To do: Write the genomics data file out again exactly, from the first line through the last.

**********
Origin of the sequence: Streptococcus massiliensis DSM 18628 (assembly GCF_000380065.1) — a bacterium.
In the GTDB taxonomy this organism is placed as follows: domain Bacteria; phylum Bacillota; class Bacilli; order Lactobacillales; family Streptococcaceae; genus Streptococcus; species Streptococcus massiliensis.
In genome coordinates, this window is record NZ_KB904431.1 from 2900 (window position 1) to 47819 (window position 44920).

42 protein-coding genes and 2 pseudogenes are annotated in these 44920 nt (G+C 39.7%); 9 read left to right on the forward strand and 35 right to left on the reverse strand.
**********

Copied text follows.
Origin of the sequence: Streptococcus massiliensis DSM 18628 (assembly GCF_000380065.1) — a bacterium.
In the GTDB taxonomy this organism is placed as follows: domain Bacteria; phylum Bacillota; class Bacilli; order Lactobacillales; family Streptococcaceae; genus Streptococcus; species Streptococcus massiliensis.
In genome coordinates, this window is record NZ_KB904431.1 from 2900 (window position 1) to 47819 (window position 44920).

42 protein-coding genes and 2 pseudogenes are annotated in these 44920 nt (G+C 39.7%); 9 read left to right on the forward strand and 35 right to left on the reverse strand.